At sea level in Panama the temperature is about 90 degrees +/- 5 degrees. For every 1,000 feet increase in elevation, the temperature drops about 4 degrees. So, you can literally pick your ideal temperature in Panama based on the elevation. I live at 4600 feet above sea level with Spring like weather year round.
For years I’ve had a heck of a time finding any expats who live in Santiago… until now. Meet Rick Shultz, an expat who has lived in Santiago with his wife Elsie and their teenage son for about 13 years. Starting with the May 2018 tour, we’ll meet Rick and his family when the tour group is in Santiago. During a Panama Relocation Tour, we meet with expats who live throughout Panama. It’s interesting to hear how very different each of their experiences are in various areas. Each part of Panama offers different weather and amenities. The only way to find the place that’s best for you is to come see Panama up close and personal (hopefully during a Panama Relocation Tour). Read the article below to learn what Rick has to say about living in Santiago.
Panama – An Expat’s View
Well, of course, someone did finally do something about it, or at least about the heat and humidity of what we now like to call, tropical paradises. A young man by the name of Willis Carrier from New York State did so in the early 20th Century when he designed and built the world’s first modern electrical air conditioning unit.
Not long after that, people began retiring to places like Florida which, under normal circumstances, would have been considered an inhospitable marshland of unbearable heat and humidity, populated mostly by snakes, alligators, and a few hearty Indians. There might have been an occasional, but determined, American retiree, but there weren’t many, at least not back then.
Panama is a lot like Florida, so far as the heat is concerned. And, it’s also grown exponentially just like Florida, to a great extent because of the cooling power and dehumidification capabilities of modern air conditioning.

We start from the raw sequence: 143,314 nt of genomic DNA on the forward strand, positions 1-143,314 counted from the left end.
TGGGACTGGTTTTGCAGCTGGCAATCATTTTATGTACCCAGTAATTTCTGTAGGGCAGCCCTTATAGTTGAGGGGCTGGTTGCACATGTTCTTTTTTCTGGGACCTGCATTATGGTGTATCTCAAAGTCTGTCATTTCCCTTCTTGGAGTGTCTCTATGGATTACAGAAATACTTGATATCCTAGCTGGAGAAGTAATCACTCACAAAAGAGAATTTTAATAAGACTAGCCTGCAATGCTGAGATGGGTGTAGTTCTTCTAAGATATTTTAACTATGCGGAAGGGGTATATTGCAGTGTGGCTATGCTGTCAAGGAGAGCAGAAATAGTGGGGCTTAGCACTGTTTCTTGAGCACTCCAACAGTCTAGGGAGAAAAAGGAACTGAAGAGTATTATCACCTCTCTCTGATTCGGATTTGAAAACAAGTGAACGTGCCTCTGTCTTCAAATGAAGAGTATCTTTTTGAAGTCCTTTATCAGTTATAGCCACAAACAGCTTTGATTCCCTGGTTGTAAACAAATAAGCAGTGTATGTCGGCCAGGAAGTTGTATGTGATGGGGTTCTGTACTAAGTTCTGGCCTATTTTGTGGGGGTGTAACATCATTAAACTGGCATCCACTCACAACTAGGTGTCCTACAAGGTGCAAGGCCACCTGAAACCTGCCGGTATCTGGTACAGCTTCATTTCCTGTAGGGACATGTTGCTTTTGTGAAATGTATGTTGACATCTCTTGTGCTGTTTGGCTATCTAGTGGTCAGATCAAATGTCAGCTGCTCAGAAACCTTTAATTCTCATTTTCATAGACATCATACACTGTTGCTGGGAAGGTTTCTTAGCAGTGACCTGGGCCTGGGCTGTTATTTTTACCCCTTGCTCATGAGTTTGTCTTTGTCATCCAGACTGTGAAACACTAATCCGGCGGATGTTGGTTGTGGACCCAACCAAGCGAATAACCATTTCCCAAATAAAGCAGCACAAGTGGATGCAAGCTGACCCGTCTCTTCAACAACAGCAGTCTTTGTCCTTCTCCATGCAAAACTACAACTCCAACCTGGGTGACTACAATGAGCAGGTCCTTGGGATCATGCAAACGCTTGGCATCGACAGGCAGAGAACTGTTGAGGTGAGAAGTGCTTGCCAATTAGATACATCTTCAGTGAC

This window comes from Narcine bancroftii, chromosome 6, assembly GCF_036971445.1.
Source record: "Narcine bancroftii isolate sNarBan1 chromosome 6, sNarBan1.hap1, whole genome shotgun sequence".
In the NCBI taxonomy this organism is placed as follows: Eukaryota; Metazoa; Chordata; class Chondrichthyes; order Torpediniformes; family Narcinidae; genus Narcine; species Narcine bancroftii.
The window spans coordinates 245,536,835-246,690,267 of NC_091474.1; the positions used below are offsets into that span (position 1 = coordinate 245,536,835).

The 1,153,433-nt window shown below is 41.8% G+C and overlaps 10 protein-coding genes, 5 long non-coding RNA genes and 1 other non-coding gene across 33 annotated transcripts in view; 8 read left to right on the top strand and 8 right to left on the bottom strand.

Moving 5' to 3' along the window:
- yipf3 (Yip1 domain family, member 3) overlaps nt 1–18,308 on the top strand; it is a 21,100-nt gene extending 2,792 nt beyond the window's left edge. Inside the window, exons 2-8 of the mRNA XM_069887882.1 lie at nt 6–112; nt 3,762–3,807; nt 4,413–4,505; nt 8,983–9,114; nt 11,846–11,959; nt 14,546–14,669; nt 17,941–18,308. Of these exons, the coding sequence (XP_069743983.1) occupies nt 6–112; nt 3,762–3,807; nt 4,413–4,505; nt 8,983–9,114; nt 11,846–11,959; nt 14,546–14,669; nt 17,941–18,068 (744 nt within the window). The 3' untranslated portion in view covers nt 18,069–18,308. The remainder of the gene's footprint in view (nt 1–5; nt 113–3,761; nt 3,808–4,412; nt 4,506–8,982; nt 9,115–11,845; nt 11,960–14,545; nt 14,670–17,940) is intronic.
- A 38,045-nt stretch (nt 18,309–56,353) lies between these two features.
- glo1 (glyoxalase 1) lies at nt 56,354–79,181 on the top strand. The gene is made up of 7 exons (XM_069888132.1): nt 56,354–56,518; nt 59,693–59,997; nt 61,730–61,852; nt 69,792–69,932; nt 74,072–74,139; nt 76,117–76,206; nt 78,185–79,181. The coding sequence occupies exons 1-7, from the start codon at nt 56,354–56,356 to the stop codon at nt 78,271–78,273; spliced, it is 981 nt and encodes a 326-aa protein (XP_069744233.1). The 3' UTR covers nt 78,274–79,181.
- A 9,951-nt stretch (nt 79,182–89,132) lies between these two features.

Yes, expats are going to find that it’s hot and humid down here, just like in Florida. But it’s quite bearable in most places with air conditioning, and in some unique places up in the Panama highlands, it’s comfortable even without it.
I’ve been here for 13 years, and love the place. Sure, it’s got a few warts and such, but so does every place on the face of the earth. Driving in Panama City takes nerves of steel, and there’s an old joke about when you’ll be in a car wreck. Not “if” you’ll be in one, but “when”. It’s something you accept like death and taxes. You “will” be in an accident if you drive around regularly in Panama City.
But I intended to write about the seasons in Panama here and got sidetracked. Sorry. The seasons take a bit of getting used to. When I lived back in the states, we had all four of the regular, normal seasons they write about, or at least a good portion of them since you can forget about snow and freezing weather in nearly all parts of Florida.